What is Chinese New Year?
During the week of Chinese New Year, factories and businesses will close as the public holiday brings a week off for employees to travel to celebrate the start of a new year with their families. Each year, the consequences of these shutdowns are felt throughout global supply chains.
How will it impact supply chains?
While the holiday officially begins January 21, in the days and weeks preceding the official week of the holiday, production at manufacturing facilities across the area will start to slow as employees take time off. This year it is estimated that approximately 80% of factories will gradually close the week preceding the legal holiday. When production begins to pick back up, factories typically prioritize orders from regular clientele.
The holiday's impact on supply chains extends beyond just manufacturing and production processes. As shippers plan for the changes in factory production, the amount of cargo being shipped will increase in order for business to have ample stock on hand throughout the disruption. Due to this increase in cargo volumes, shippers can anticipate temporary rate increases beginning as early as mid-December. These increases will affect both ocean and air freight.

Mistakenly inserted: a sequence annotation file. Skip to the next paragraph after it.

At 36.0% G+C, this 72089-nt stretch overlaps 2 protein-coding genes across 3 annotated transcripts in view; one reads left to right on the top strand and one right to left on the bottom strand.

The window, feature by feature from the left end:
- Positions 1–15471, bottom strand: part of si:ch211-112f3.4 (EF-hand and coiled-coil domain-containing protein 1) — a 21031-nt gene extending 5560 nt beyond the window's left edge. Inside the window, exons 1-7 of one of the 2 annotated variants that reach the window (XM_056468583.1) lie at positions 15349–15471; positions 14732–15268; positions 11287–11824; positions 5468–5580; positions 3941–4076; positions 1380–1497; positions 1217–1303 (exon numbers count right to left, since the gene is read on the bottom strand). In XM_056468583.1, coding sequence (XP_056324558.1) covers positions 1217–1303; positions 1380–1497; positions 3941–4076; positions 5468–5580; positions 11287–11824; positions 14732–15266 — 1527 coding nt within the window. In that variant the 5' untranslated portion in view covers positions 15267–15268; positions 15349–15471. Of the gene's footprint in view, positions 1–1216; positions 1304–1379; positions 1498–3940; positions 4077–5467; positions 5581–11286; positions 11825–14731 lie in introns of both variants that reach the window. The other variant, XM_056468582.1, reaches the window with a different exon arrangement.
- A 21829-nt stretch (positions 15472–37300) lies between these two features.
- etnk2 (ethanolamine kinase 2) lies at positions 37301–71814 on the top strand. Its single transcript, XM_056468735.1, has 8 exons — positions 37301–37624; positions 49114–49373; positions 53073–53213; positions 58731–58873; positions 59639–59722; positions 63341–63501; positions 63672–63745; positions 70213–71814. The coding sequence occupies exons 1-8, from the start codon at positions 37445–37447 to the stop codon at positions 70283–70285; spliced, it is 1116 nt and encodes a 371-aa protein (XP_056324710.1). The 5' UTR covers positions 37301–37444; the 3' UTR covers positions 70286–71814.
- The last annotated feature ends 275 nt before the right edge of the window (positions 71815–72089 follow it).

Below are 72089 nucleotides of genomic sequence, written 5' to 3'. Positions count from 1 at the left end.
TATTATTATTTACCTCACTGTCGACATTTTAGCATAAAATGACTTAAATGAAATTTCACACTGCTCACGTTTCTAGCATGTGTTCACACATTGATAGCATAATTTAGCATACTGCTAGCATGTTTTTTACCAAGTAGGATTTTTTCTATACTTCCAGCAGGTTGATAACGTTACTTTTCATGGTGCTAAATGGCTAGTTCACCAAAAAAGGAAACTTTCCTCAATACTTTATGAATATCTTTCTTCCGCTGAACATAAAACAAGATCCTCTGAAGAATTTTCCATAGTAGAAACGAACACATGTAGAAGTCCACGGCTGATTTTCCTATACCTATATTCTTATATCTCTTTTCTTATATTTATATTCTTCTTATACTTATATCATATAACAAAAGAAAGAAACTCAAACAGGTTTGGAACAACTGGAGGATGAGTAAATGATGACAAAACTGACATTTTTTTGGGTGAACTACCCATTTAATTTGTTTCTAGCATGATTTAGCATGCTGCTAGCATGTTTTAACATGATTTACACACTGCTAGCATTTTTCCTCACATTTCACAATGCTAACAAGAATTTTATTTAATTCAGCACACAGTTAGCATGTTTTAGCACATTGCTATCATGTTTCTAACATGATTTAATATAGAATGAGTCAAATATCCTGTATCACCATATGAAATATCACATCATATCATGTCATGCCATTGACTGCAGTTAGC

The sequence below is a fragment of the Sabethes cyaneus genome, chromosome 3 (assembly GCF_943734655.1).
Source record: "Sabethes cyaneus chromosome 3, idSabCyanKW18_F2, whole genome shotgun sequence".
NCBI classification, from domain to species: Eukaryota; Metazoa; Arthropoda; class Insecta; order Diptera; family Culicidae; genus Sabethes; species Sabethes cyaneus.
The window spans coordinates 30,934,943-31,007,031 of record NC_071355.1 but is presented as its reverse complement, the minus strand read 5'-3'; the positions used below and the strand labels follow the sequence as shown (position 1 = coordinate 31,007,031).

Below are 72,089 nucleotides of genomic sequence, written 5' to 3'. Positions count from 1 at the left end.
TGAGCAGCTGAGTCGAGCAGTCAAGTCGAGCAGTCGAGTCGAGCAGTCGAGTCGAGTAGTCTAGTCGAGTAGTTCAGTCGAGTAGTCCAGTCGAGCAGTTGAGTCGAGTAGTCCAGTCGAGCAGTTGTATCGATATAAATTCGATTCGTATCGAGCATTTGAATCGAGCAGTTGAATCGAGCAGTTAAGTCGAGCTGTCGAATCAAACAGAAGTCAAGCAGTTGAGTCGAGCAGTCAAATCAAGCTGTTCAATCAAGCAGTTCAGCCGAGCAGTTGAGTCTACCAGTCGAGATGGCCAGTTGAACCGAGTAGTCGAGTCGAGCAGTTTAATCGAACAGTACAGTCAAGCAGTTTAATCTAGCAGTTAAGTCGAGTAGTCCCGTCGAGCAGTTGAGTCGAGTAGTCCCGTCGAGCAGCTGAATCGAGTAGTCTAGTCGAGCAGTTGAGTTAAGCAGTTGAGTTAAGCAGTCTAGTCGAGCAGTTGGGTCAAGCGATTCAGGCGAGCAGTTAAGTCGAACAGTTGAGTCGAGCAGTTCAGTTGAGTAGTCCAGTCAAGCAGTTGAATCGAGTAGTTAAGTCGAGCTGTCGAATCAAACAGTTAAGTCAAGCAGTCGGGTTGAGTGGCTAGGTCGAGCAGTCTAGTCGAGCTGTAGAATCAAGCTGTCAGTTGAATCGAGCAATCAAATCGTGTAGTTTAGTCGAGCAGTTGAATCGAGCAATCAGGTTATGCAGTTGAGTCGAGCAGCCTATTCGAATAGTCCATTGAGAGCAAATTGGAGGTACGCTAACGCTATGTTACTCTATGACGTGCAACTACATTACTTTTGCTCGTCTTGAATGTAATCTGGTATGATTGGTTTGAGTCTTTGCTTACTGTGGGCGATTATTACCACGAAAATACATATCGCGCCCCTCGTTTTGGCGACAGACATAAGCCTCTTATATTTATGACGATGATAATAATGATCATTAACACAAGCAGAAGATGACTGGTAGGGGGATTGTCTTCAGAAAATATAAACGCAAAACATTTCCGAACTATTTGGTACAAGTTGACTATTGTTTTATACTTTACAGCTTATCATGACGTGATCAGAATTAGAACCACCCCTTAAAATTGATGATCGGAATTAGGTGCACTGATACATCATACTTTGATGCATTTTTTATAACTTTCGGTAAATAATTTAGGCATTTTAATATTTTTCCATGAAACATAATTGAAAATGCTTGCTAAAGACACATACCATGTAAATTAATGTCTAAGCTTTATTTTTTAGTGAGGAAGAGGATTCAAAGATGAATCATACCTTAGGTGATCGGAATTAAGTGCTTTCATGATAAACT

Shippers should also be aware of potential slowdowns in the border-clearing process. With truckers taking time off and demand increasing in the weeks leading up to the holiday, rate increases and further capacity constraints can be anticipated.
What can I do to minimize the impact of Chinese New Year on my supply chain?
To avoid unnecessary supply chain disruptions and price increases it is recommended to place bookings well in advance. At least four to six weeks before Chinese New Year is ideal.
For further information about the impact on specific regions and ports, please see the attached.
Please do not hesitate to contact your local office or JAS representative for further assistance.